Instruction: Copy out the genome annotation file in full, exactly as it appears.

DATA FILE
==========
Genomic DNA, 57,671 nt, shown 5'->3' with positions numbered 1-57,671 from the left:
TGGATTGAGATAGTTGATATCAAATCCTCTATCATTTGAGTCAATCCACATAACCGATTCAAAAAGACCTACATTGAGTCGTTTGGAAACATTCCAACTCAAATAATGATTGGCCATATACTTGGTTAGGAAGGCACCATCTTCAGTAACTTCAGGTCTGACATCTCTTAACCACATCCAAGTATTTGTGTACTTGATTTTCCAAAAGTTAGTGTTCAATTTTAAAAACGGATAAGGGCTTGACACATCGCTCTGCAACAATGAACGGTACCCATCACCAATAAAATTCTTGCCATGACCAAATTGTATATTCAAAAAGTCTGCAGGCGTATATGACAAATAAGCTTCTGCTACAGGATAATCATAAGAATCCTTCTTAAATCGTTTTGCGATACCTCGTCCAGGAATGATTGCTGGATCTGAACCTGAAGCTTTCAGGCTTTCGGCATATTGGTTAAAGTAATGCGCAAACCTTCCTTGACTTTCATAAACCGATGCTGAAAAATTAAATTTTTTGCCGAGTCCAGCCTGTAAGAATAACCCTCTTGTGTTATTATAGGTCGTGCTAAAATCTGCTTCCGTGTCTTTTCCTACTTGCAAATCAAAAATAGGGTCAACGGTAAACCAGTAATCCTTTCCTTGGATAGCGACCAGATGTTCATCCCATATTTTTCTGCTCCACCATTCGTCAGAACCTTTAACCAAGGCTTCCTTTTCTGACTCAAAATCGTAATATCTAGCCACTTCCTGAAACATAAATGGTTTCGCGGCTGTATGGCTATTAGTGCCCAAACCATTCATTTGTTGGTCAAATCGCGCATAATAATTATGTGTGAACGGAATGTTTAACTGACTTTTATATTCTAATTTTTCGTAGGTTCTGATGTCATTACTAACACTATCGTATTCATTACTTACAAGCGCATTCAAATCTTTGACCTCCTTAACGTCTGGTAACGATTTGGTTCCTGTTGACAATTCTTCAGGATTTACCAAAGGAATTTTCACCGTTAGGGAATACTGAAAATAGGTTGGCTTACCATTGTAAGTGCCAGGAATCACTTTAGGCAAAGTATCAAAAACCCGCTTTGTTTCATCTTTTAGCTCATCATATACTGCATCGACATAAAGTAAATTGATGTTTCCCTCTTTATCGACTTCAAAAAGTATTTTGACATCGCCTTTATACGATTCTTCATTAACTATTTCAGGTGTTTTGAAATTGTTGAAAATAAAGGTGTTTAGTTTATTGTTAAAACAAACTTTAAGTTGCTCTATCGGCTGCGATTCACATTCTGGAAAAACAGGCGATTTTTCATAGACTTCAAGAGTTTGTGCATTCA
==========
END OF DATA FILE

Genomic DNA, 57,671 nt, shown 5'->3' with positions numbered 1-57,671 from the left:
TGGATTGAGATAGTTGATATCAAATCCTCTATCATTTGAGTCAATCCACATAACCGATTCAAAAAGACCTACATTGAGTCGTTTGGAAACATTCCAACTCAAATAATGATTGGCCATATACTTGGTTAGGAAGGCACCATCTTCAGTAACTTCAGGTCTGACATCTCTTAACCACATCCAAGTATTTGTGTACTTGATTTTCCAAAAGTTAGTGTTCAATTTTAAAAACGGATAAGGGCTTGACACATCGCTCTGCAACAATGAACGGTACCCATCACCAATAAAATTCTTGCCATGACCAAATTGTATATTCAAAAAGTCTGCAGGCGTATATGACAAATAAGCTTCTGCTACAGGATAATCATAAGAATCCTTCTTAAATCGTTTTGCGATACCTCGTCCAGGAATGATTGCTGGATCTGAACCTGAAGCTTTCAGGCTTTCGGCATATTGGTTAAAGTAATGCGCAAACCTTCCTTGACTTTCATAAACCGATGCTGAAAAATTAAATTTTTTGCCGAGTCCAGCCTGTAAGAATAACCCTCTTGTGTTATTATAGGTCGTGCTAAAATCTGCTTCCGTGTCTTTTCCTACTTGCAAATCAAAAATAGGGTCAACGGTAAACCAGTAATCCTTTCCTTGGATAGCGACCAGATGTTCATCCCATATTTTTCTGCTCCACCATTCGTCAGAACCTTTAACCAAGGCTTCCTTTTCTGACTCAAAATCGTAATATCTAGCCACTTCCTGAAACATAAATGGTTTCGCGGCTGTATGGCTATTAGTGCCCAAACCATTCATTTGTTGGTCAAATCGCGCATAATAATTATGTGTGAACGGAATGTTTAACTGACTTTTATATTCTAATTTTTCGTAGGTTCTGATGTCATTACTAACACTATCGTATTCATTACTTACAAGCGCATTCAAATCTTTGACCTCCTTAACGTCTGGTAACGATTTGGTTCCTGTTGACAATTCTTCAGGATTTACCAAAGGAATTTTCACCGTTAGGGAATACTGAAAATAGGTTGGCTTACCATTGTAAGTGCCAGGAATCACTTTAGGCAAAGTATCAAAAACCCGCTTTGTTTCATCTTTTAGCTCATCATATACTGCATCGACATAAAGTAAATTGATGTTTCCCTCTTTATCGACTTCAAAAAGTATTTTGACATCGCCTTTATACGATTCTTCATTAACTATTTCAGGTGTTTTGAAATTGTTGAAAATAAAGGTGTTTAGTTTATTGTTAAAACAAACTTTAAGTTGCTCTATCGGCTGCGATTCACATTCTGGAAAAACAGGCGATTTTTCATAGACTTCAAGAGTTTGTGCATTCA